From CNN's Carol Costello and Bob Ruff
The word "czar" conjures up the image of one of those all-powerful rulers of Russia many centuries ago.
Think Ivan the Terrible. That's the 16th Century Prince of Moscow who turned Russia into a true nation-state. And as the "Terrible" suggests, this was not exactly one of your touchy-feely, sensitive tsars ("tsar" is the Russian spelling for czar).
So, what do we make of Barack Obama's "czars"?
First off all, there are 21 of them – and counting. No previous president comes close to matching that number.
There's a "czar" for Drugs, Energy, Auto Recovery, the Great Lakes, Borders, Information, Stimulus Accountability, Urban Affairs...
You get the picture.
Some people don't like it. They think the president is circumventing the Congress by naming special assistants who don't need Senate approval because they work directly for him.
Rush Limbaugh has weighed in: "He's (Obama) a statist. He's an authoritarian. He wants to rule; he doesn't want to govern."
Senator John Barrasso (R-WY) complained about Environment "Czar" Carol Browner: "She has not been confirmed by Congress, and there is no way for Congress to hold her accountable for her actions."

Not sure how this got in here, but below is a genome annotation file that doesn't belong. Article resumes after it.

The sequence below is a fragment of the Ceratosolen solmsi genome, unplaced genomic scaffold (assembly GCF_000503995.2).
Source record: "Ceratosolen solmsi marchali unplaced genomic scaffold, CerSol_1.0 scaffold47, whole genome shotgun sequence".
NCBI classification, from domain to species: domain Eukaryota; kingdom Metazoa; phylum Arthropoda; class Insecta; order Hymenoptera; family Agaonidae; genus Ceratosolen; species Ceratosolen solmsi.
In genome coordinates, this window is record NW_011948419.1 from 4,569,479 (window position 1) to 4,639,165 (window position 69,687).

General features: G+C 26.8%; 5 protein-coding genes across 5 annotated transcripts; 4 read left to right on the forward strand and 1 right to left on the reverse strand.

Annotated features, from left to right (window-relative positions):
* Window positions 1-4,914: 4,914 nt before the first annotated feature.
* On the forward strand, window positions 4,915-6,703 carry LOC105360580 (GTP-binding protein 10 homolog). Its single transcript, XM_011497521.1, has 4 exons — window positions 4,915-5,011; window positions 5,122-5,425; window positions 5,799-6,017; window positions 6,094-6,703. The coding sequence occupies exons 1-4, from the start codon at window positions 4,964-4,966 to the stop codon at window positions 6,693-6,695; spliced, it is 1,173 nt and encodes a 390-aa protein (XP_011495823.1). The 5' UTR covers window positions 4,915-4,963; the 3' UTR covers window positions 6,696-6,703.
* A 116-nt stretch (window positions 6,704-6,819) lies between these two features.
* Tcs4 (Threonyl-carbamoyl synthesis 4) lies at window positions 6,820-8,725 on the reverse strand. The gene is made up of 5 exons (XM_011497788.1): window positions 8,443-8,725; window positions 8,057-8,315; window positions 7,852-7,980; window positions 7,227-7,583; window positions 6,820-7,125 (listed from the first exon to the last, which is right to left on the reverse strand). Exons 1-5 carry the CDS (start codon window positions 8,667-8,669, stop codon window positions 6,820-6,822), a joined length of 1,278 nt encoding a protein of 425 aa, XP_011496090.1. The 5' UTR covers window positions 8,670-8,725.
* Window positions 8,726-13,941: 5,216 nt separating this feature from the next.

Even a member of the president's own party, Sen. Robert Byrd (D-WV) has criticized the White House. The Senator wrote a letter to the President in February: "(the czars) can threaten the Constitutional system of checks and balances. At the worst, White House staff have taken direction and control of programmatic areas that are the statutory responsibility of Senate-confirmed officials."
The White House hasn't had much to say about all of this. Although Rahm Emanuel, the president's chief of staff, told a Chicago Tribune interviewer in late April, "... as I joke in the White House, nobody's a czar. The reason is czars weren't good to my people, so I really don't like the title anyway."
So, why is the president naming so many "czars"?
The University of Virginia's Larry Sabato, author of "The Year of Obama", suggests that "the likelihood is that Obama simply likes the idea as a matter of presidential style to have a coordinator who is, at least in the public image, given a great deal of power and authority – someone who can command the media spotlight on a particular subject."
But why refer to them as "czars"? That's what White House press secretary Robert Gibbs did last March when he said to reporters, "Let me address the czar question for a minute." After all, the word "czar" isn't in any of the titles of these presidential assistants. Why did Gibbs go on to say it? Isn't that relevant?
Sabato says, maybe at least partly tongue-in-cheek "Part of it is to recruit them to office. So many well-entrenched, well-off people don't really want to serve anymore and they do have to make many sacrifices, including tremendous cuts in salary. So if you're recruiting somebody from the private sector, and you're asking them to do without several million dollars in compensation, I suppose it's a nice balance to be able to say, 'but you'll be a czar.'"
Somewhere, Ivan the Terrible must be smiling.